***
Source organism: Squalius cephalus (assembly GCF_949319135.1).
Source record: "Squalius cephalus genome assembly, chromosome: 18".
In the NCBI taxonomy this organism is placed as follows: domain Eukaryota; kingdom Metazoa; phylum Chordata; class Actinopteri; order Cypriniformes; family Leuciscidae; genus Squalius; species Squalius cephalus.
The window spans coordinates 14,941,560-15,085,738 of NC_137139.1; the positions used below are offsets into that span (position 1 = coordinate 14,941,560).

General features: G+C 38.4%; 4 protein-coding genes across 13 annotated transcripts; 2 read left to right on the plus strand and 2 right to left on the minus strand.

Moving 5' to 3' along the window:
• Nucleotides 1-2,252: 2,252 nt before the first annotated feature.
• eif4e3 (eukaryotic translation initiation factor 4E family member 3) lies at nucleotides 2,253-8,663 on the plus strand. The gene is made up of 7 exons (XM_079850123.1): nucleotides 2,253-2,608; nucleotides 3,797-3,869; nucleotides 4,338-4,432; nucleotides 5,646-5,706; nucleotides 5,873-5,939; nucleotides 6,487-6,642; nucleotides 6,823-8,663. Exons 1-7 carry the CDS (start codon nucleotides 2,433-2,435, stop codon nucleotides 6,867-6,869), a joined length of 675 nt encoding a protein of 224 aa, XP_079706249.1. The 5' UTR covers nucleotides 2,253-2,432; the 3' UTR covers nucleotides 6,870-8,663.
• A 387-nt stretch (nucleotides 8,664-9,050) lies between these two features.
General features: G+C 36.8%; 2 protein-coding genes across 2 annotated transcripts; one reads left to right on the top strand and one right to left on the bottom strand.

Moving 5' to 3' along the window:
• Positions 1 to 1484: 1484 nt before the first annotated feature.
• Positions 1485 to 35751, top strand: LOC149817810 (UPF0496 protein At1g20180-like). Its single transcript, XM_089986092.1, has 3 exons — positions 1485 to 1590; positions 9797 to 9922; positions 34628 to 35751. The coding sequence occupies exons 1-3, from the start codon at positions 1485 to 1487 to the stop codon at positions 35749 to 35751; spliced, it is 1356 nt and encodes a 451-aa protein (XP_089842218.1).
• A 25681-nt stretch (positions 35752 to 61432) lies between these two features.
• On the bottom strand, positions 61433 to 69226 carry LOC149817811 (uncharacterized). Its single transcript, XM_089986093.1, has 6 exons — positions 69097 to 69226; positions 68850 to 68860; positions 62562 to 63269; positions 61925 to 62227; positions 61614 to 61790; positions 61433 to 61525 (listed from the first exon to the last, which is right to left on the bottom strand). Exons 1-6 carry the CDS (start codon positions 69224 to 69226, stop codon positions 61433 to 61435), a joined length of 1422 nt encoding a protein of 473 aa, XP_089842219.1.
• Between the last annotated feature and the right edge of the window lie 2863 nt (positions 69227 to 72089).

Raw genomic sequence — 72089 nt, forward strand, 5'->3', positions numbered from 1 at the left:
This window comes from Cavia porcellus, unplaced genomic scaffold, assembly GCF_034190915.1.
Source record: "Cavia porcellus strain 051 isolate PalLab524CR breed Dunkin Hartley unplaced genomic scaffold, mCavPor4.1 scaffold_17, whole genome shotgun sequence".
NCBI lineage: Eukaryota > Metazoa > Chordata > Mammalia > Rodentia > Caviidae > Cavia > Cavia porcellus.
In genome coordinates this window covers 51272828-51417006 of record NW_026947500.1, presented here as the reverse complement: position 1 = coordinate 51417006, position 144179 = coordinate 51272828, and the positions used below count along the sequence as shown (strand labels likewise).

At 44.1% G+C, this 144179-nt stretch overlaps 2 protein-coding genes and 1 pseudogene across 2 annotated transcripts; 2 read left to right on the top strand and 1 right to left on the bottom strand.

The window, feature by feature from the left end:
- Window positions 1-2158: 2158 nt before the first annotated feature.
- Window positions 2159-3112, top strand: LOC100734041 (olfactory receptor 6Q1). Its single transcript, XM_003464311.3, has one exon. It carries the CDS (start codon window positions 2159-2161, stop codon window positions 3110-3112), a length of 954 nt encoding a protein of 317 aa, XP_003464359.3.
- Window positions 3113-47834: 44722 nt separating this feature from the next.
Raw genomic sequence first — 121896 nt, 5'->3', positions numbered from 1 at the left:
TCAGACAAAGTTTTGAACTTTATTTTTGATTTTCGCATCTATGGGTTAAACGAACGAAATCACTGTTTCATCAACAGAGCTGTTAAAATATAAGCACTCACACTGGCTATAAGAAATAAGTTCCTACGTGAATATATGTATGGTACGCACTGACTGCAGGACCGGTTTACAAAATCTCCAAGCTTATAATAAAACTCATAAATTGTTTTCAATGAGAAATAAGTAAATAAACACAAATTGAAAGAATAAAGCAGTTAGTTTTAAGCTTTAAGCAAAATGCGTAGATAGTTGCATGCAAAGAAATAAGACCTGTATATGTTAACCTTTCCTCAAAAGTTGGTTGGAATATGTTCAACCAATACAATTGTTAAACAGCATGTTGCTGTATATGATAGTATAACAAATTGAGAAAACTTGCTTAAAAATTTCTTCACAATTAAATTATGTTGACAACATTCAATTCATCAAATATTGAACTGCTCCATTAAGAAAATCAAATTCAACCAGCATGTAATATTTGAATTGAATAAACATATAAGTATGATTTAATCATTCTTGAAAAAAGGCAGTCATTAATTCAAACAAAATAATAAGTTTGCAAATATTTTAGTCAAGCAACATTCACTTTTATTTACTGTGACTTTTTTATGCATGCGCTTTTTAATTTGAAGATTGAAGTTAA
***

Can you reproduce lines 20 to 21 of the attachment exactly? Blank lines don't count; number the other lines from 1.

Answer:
NCBI lineage: Eukaryota > Metazoa > Chordata > Mammalia > Rodentia > Caviidae > Cavia > Cavia porcellus.
In genome coordinates this window covers 51272828-51417006 of record NW_026947500.1, presented here as the reverse complement: position 1 = coordinate 51417006, position 144179 = coordinate 51272828, and the positions used below count along the sequence as shown (strand labels likewise).